Warehouses Grow in the Desert as Phoenix Logistics Corridor Expands

Date: Thursday, August 11, 2022
Source: Wall Street Journal

A new warehouse corridor is forming along a desert-lined freeway just outside Phoenix as companies seek alternative paths for distribution into the U.S. away from congested and costly coastal gateways.

Retailers Dick’s Sporting Goods Inc., Recreational Equipment Inc. and online pet-supplies store Chewy Inc. are among those taking up space in the burgeoning logistics hub along Loop 303, an anchor for what has become one of the fastest-growing markets for industrial real estate in the U.S.

Companies through the second quarter had leased a net total of 16 million square feet of industrial space in the Phoenix area, according to real-estate services firm CBRE Group Inc., which tracks a measure known as net absorption, calculated as the amount of new space leased minus the space vacated. That put the Arizona city behind only Chicago and the Dallas-Fort Worth region as the country’s busiest sites for new logistics activity this year.

Another 19.8 million square feet of industrial space is under construction in a Phoenix region that includes the Loop 303 corridor.

he growing logistics activity comes as many retailers and manufacturers are looking to reconfigure their supply chains, both to get closer to the big U.S. consumer markets and to get around the bottlenecks at traditional freight hubs like Southern California’s Inland Empire region.

Phoenix is more than 300 miles from that massive distribution region, and a long freight haul from the ports of Los Angeles and Long Beach. But developers say California’s tight warehousing market, where the vacancy rate has fallen below 1%, and rising leasing rents are changing some of the economic calculations of distribution.

“When you weigh the cost of transportation and trucking, versus the delay of goods coming into the port, it became feasible for retailers to look at putting stuff on a truck and trucking it over to Phoenix, where you have ample space to be able to develop these really big, large logistics facilities,” said Nick Parrish, managing director at private-investment firm Cresset Partners LLC, which is developing industrial buildings in the area.

Logistics operators have been searching for new distribution channels beyond the big traditional hubs to help circumvent supply-chain snarls and major backlogs at the biggest U.S. ports. That has led to growing warehouse construction in areas such as Houston, Salt Lake City and the Upstate region of South Carolina.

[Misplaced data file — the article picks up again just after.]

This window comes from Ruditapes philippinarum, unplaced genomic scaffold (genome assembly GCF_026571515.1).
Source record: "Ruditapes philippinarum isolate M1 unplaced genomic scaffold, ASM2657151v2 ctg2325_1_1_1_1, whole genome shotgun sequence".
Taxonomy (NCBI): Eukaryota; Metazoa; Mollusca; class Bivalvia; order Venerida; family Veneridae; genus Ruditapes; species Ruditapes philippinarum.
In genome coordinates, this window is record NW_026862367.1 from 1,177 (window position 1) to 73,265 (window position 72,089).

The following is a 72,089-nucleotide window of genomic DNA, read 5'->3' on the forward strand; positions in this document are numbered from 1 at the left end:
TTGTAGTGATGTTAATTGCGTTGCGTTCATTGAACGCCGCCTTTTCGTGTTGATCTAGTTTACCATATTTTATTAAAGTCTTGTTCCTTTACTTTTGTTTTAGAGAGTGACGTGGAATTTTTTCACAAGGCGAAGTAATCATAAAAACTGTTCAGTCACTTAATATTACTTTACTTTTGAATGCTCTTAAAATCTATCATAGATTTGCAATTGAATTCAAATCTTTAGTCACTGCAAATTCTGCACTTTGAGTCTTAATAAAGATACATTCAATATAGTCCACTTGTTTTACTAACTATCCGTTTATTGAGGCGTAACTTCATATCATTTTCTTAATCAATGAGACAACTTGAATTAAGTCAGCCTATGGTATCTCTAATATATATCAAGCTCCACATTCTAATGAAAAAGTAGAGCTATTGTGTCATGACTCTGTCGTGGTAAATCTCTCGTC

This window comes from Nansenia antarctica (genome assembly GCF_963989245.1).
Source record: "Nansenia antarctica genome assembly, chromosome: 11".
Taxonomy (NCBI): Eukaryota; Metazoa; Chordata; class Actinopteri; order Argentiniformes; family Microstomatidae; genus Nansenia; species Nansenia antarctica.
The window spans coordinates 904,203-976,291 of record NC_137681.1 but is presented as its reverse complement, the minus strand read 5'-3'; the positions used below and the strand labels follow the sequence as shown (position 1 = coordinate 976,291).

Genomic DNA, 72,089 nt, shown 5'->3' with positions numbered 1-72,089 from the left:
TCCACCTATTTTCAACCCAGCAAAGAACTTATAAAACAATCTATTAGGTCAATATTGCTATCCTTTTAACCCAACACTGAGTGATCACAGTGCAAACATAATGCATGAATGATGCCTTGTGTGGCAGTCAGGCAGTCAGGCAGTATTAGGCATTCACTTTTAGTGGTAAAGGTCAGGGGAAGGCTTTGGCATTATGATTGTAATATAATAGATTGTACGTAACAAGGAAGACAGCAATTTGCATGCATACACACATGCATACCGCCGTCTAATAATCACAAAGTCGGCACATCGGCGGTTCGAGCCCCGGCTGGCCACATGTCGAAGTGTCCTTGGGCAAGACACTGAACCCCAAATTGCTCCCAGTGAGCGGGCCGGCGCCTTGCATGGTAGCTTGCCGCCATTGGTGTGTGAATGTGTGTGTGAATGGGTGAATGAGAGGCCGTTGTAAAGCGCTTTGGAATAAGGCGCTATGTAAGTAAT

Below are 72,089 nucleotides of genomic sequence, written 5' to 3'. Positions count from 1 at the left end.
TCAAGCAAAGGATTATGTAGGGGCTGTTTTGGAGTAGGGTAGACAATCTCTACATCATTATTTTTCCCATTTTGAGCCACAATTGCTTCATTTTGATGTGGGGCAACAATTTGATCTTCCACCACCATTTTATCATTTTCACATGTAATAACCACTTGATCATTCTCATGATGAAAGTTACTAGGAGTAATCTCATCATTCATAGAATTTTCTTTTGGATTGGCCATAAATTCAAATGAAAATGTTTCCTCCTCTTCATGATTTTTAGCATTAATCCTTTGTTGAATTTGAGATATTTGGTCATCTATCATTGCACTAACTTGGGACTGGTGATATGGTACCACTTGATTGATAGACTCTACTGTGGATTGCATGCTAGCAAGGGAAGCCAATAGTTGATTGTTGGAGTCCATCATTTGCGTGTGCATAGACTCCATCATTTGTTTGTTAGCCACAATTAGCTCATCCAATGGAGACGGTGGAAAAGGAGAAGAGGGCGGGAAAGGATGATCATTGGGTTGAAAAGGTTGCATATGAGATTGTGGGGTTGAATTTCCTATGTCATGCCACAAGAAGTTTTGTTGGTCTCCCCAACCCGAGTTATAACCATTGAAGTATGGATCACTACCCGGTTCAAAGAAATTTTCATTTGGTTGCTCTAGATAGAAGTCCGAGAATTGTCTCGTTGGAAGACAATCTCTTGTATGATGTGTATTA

hipping through such secondary markets can carry a cost. Phoenix, like other Sunbelt cities, has been growing rapidly, but the metropolitan region’s population of nearly 5 million estimated by the U.S. Census Bureau as of July 2021 pales alongside the enormous local market of some 24 million people in Southern California.

The state highway called Loop 303 was completed in 2017, following an arc on the northwest side of the Phoenix metropolitan area and connecting Interstate 10 on the city’s west side to Interstate 17 to the north. Much of the new industrial development and leasing activity has taken place between Interstate 10 and U.S. 60.

With growing residential communities along the roughly 17-mile stretch, and large expanses of desert and farmland on either side, the highway has become a magnet for warehousing.

“The floodgate opened at that point,” said Pat Feeney, executive vice president in CBRE’s Phoenix office.

Puma SE recently decided to move into a 1 million-square-foot building under construction that may become a major hub for the German sporting goods retailer’s wholesale distribution in the western U.S.

Helmut Leibbrandt, senior vice president of supply-chain management and logistics for the Americas at Puma, said the company considered sites in areas including Las Vegas and the Inland Empire, but settled on Phoenix because of the wide open space and relatively cheap leasing rates.

“They’re building, growing like mushrooms almost in the Phoenix area,” Mr. Leibbrandt said.

Puma has other major distribution facilities in Indianapolis and in Torrance, Calif., which is in between the ports of Los Angeles and Long Beach. The new building won’t replace those, Mr. Leibbrandt said.

Still, freight transportation hasn’t caught up to the warehouse growth.

BNSF Railway Co. and Union Pacific Corp. serve Phoenix, but neither has a direct route to Los Angeles, said Ted Prince, chief strategy officer at transportation company Tiger Cool Express LLC. For both railroads, Phoenix is a turn off from their main routes that target transport to hubs in areas such as Dallas and Houston. That makes trucks the most direct way to get to the area from the West.

When it comes to industrial sites with rail access, “we are in short supply of that right now,” said Mr. Feeney.



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